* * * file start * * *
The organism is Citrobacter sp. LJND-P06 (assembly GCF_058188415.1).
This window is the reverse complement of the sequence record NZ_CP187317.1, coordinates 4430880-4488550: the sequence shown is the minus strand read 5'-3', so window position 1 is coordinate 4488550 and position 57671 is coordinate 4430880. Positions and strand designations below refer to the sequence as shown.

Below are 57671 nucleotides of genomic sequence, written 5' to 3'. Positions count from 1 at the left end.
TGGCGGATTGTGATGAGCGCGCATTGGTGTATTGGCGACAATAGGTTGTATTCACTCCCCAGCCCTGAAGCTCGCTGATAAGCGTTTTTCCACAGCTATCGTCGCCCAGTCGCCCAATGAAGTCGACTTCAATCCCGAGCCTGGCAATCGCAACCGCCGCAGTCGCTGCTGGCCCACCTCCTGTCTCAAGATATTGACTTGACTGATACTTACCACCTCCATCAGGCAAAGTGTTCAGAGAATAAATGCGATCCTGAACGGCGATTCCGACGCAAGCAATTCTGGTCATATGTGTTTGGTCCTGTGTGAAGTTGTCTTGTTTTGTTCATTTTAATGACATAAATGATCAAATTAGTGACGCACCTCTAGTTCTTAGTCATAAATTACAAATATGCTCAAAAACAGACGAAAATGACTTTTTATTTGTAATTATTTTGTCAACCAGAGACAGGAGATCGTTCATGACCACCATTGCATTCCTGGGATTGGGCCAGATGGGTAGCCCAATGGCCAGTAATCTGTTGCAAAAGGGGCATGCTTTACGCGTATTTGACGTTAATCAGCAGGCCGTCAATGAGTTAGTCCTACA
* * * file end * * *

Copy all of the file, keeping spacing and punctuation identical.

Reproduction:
The organism is Citrobacter sp. LJND-P06 (assembly GCF_058188415.1).
This window is the reverse complement of the sequence record NZ_CP187317.1, coordinates 4430880-4488550: the sequence shown is the minus strand read 5'-3', so window position 1 is coordinate 4488550 and position 57671 is coordinate 4430880. Positions and strand designations below refer to the sequence as shown.

Below are 57671 nucleotides of genomic sequence, written 5' to 3'. Positions count from 1 at the left end.
TGGCGGATTGTGATGAGCGCGCATTGGTGTATTGGCGACAATAGGTTGTATTCACTCCCCAGCCCTGAAGCTCGCTGATAAGCGTTTTTCCACAGCTATCGTCGCCCAGTCGCCCAATGAAGTCGACTTCAATCCCGAGCCTGGCAATCGCAACCGCCGCAGTCGCTGCTGGCCCACCTCCTGTCTCAAGATATTGACTTGACTGATACTTACCACCTCCATCAGGCAAAGTGTTCAGAGAATAAATGCGATCCTGAACGGCGATTCCGACGCAAGCAATTCTGGTCATATGTGTTTGGTCCTGTGTGAAGTTGTCTTGTTTTGTTCATTTTAATGACATAAATGATCAAATTAGTGACGCACCTCTAGTTCTTAGTCATAAATTACAAATATGCTCAAAAACAGACGAAAATGACTTTTTATTTGTAATTATTTTGTCAACCAGAGACAGGAGATCGTTCATGACCACCATTGCATTCCTGGGATTGGGCCAGATGGGTAGCCCAATGGCCAGTAATCTGTTGCAAAAGGGGCATGCTTTACGCGTATTTGACGTTAATCAGCAGGCCGTCAATGAGTTAGTCCTACA